As we know, nowadays, because of the level of concentration, lack of time and probably a tendency to reject the academic canon for its elitist vocabulary and subjects, most young and creative people do not read academic or critical texts on a daily basis to enrich their own practical approach.
This set of problems has been considered by thinkers, designers, or producers of intellectual goods, in our current period, with the incentive to produce alternative channels to distribute and visualize textual knowledge.
The lack of critical thinking, fostered by theoretical reading, makes design a vulnerable field. Many creative people are unaware of their position within their social sphere; this generates a precarization of their practices and a lack of resistance to power structures.
As creative individuals, it is essential that we adopt a definite position in critical, philosophical, and sociological knowledge, and not only from an aesthetic point of view. Apparently, utilizing aesthetic canons, criticism and trends cease to be avant-garde and only promote the consumption of beautiful goods.
Built on the premise that an exposure to critique can generate critical thinking and practice in the creative field, the structure of this thesis is based on four principal questions: what is critique? How has the sociocultural context of today changed the consumption of academic literature? Which printed forms did critique use in the past? And which possibilities can we expose today?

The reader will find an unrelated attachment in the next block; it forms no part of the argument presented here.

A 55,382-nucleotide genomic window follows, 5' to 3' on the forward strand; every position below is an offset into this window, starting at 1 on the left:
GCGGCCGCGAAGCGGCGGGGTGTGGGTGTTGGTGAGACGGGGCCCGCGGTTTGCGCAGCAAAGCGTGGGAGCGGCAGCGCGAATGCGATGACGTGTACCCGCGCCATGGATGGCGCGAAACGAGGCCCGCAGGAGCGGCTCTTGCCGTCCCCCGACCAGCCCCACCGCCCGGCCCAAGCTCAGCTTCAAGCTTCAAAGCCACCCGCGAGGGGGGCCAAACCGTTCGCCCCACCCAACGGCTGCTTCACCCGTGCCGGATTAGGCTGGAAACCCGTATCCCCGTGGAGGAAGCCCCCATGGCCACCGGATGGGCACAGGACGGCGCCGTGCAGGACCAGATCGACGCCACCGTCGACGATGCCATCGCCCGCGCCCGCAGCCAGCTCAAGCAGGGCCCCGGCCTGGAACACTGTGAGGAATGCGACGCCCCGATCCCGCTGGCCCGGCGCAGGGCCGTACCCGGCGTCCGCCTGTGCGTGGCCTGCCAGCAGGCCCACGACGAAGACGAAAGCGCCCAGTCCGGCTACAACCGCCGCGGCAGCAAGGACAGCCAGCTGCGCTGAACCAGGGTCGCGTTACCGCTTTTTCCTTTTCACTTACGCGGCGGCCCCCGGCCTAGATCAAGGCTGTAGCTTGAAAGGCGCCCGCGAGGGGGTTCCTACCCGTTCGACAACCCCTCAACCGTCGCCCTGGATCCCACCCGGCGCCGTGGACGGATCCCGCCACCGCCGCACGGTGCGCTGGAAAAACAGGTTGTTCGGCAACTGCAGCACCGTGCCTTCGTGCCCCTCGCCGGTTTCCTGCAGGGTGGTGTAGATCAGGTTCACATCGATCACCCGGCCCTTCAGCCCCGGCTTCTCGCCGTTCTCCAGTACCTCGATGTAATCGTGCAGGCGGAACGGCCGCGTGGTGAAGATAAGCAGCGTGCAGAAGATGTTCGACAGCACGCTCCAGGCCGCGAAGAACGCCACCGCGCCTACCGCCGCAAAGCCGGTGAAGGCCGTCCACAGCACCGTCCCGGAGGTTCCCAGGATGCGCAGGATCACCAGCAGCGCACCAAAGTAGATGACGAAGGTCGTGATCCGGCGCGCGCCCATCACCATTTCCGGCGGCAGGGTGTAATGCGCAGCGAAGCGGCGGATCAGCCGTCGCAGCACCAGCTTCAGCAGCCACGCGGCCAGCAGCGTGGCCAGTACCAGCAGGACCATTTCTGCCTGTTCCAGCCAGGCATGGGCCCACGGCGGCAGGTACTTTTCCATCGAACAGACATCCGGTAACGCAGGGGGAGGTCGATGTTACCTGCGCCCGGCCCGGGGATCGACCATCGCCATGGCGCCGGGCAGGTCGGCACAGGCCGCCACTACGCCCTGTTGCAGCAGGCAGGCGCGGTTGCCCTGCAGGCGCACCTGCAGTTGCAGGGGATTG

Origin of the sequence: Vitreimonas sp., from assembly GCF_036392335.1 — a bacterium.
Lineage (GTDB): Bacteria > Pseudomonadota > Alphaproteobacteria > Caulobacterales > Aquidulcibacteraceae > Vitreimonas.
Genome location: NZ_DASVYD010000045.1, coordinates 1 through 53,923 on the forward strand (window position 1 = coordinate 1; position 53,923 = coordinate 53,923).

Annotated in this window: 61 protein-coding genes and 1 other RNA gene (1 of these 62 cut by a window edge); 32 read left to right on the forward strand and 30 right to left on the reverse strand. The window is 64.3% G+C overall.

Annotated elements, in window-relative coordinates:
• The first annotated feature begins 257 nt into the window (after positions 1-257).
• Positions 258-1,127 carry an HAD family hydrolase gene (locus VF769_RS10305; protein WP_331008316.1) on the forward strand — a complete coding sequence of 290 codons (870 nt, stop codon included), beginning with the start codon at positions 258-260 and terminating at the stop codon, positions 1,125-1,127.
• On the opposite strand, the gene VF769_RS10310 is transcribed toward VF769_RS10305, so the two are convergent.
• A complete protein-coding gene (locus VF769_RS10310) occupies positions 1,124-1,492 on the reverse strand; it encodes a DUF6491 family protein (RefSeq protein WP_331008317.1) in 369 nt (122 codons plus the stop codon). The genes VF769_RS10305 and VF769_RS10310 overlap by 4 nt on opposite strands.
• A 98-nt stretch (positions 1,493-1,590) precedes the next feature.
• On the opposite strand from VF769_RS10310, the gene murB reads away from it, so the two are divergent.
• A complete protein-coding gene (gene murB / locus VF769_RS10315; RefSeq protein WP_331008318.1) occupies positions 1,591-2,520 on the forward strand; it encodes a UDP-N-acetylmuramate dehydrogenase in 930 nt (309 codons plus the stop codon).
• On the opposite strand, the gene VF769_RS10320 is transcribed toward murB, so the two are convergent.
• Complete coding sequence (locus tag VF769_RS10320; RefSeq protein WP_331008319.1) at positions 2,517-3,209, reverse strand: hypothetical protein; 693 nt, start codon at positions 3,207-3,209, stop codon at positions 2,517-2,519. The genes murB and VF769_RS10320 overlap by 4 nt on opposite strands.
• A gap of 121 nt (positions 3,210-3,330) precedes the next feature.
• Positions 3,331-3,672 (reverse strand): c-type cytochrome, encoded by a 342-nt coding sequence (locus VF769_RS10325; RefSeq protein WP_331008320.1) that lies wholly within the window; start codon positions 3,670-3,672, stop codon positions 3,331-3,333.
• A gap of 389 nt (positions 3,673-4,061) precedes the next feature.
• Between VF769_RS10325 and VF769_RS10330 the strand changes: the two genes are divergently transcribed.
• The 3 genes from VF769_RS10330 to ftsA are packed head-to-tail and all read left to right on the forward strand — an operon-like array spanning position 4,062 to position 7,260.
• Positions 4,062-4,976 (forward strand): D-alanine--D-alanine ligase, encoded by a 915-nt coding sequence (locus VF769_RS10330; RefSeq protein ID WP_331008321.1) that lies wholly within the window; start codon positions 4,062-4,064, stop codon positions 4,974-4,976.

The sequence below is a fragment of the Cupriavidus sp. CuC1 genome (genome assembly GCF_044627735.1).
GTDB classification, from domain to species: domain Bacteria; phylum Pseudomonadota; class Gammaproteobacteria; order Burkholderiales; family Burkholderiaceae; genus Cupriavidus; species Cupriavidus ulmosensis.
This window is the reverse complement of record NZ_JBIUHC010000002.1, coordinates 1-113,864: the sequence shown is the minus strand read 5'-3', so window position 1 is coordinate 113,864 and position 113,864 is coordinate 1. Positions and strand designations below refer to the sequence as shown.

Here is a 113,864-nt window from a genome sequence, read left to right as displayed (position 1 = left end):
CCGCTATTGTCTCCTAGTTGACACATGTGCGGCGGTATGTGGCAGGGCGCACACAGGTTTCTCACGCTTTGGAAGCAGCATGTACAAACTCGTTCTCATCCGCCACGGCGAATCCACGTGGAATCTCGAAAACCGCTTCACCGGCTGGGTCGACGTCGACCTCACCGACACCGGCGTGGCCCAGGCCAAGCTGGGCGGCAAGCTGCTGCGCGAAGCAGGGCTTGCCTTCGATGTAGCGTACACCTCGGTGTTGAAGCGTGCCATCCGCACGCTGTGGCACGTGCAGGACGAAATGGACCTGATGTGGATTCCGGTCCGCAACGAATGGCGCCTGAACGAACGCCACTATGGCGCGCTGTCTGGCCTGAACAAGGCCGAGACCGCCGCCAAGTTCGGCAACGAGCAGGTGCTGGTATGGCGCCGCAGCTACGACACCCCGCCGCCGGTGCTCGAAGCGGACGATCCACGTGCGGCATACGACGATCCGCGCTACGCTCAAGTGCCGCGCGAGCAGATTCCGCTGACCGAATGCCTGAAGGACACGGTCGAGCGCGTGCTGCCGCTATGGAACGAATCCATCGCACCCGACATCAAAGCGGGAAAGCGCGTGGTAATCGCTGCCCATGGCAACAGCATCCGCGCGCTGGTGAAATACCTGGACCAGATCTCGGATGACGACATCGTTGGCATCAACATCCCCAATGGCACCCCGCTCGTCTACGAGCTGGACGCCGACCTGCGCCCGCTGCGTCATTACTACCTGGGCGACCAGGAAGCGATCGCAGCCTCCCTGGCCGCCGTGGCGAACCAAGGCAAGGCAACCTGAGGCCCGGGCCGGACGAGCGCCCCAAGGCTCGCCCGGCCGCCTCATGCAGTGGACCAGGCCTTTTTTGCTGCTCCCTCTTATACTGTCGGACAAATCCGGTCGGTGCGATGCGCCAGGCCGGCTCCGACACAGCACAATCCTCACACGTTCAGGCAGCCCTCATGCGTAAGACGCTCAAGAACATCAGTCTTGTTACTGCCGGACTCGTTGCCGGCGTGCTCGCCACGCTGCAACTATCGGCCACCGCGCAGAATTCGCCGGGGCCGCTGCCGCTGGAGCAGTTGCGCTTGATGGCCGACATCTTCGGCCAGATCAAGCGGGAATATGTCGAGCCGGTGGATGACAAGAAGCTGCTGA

On the other hand, there are continued debates such as, should philosophical critique, academic literature, or critical theory be textual? Do different possibilities exist to “read”, deliver, and understand critique? How can design and designers contribute to textual knowledge without a dichotomy between theory and practice? Does a compromise exist between visual and textual elements? What is the duty of designers and thinkers regarding this current period of immediacy and spectacle? Who is more responsible, writers or designers? These are some secondary questions that are covered in five main chapters: Critique – Rethinking Its Terms and Relevance, Critique as a Practice, Magazine as a Medium, Historical Examples, and Practical Approach.
With the help of Michel Foucault, Gilles Deleuze, Bruno Latour, Matt Malpas, Gwen Allen, Alice Twemlow, among others, as to theory, and also including a review of editorial projects such as Dot, Dot, Dot, Aspen, October, Permanent food, Artforum, among others, the final purpose of this project is to develop prototypes of magazines conceptualized and based on text, image, and text-image categories. Content is taken from previously published material and open-source publications. By using pre-existing texts, a political position can be adopted that fosters a space in which young minds can rethink current problems in their own fields and trenches.